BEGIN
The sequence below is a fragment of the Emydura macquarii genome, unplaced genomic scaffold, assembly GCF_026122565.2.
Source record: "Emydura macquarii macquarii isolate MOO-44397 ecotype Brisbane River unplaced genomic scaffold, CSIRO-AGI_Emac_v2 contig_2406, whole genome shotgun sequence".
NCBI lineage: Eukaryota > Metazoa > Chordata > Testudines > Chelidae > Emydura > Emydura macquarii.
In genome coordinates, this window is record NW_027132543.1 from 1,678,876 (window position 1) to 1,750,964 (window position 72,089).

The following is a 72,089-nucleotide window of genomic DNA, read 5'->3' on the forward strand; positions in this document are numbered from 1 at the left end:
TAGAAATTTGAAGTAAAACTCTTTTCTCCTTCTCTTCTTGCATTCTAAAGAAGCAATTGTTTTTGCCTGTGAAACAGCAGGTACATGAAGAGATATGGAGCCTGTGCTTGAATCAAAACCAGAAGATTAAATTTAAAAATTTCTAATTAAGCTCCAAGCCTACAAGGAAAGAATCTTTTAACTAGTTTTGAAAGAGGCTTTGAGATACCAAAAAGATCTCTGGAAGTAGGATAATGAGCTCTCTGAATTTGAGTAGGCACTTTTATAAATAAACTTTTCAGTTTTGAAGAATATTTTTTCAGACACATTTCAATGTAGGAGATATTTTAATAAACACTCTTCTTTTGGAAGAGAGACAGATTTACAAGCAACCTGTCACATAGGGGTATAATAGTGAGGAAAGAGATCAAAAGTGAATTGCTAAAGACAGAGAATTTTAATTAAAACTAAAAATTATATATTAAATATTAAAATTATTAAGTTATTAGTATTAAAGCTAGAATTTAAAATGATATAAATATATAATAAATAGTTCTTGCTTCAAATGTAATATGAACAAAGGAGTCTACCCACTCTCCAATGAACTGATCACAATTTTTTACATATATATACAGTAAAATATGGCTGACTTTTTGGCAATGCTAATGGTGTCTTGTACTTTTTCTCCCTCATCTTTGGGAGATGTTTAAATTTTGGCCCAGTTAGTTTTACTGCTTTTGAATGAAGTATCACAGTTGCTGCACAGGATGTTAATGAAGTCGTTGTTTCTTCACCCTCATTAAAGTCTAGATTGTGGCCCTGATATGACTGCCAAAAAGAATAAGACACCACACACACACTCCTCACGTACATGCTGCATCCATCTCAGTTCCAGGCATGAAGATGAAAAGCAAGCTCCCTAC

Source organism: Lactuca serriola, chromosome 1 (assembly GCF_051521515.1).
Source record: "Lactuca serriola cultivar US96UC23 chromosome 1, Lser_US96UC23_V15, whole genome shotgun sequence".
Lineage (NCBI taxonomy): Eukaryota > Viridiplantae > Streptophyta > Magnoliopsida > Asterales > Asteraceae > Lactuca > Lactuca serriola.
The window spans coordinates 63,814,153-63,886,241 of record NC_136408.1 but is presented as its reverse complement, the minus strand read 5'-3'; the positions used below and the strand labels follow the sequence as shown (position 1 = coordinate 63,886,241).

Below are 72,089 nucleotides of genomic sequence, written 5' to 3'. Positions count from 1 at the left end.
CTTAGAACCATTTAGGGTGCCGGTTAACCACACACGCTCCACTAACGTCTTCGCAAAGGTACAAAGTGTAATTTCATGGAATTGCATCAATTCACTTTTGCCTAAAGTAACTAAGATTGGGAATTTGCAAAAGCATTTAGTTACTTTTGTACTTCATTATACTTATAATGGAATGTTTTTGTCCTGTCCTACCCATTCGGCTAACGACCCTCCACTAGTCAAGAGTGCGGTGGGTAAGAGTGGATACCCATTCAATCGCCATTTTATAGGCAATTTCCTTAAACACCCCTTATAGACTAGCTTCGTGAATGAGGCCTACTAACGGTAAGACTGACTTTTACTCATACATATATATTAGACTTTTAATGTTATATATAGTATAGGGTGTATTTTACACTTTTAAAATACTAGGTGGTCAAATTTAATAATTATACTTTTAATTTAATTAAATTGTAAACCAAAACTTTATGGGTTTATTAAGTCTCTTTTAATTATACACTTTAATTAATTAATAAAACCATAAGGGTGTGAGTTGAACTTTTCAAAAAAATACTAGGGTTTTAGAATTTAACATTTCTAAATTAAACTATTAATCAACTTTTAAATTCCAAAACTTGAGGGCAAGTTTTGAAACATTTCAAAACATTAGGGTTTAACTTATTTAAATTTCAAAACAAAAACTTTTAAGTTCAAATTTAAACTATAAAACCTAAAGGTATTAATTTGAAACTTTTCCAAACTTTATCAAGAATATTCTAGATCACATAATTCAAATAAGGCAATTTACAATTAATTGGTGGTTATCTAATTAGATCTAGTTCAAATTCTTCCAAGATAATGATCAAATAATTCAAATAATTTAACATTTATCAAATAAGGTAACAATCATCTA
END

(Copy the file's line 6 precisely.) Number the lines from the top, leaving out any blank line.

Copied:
TAGAAATTTGAAGTAAAACTCTTTTCTCCTTCTCTTCTTGCATTCTAAAGAAGCAATTGTTTTTGCCTGTGAAACAGCAGGTACATGAAGAGATATGGAGCCTGTGCTTGAATCAAAACCAGAAGATTAAATTTAAAAATTTCTAATTAAGCTCCAAGCCTACAAGGAAAGAATCTTTTAACTAGTTTTGAAAGAGGCTTTGAGATACCAAAAAGATCTCTGGAAGTAGGATAATGAGCTCTCTGAATTTGAGTAGGCACTTTTATAAATAAACTTTTCAGTTTTGAAGAATATTTTTTCAGACACATTTCAATGTAGGAGATATTTTAATAAACACTCTTCTTTTGGAAGAGAGACAGATTTACAAGCAACCTGTCACATAGGGGTATAATAGTGAGGAAAGAGATCAAAAGTGAATTGCTAAAGACAGAGAATTTTAATTAAAACTAAAAATTATATATTAAATATTAAAATTATTAAGTTATTAGTATTAAAGCTAGAATTTAAAATGATATAAATATATAATAAATAGTTCTTGCTTCAAATGTAATATGAACAAAGGAGTCTACCCACTCTCCAATGAACTGATCACAATTTTTTACATATATATACAGTAAAATATGGCTGACTTTTTGGCAATGCTAATGGTGTCTTGTACTTTTTCTCCCTCATCTTTGGGAGATGTTTAAATTTTGGCCCAGTTAGTTTTACTGCTTTTGAATGAAGTATCACAGTTGCTGCACAGGATGTTAATGAAGTCGTTGTTTCTTCACCCTCATTAAAGTCTAGATTGTGGCCCTGATATGACTGCCAAAAAGAATAAGACACCACACACACACTCCTCACGTACATGCTGCATCCATCTCAGTTCCAGGCATGAAGATGAAAAGCAAGCTCCCTAC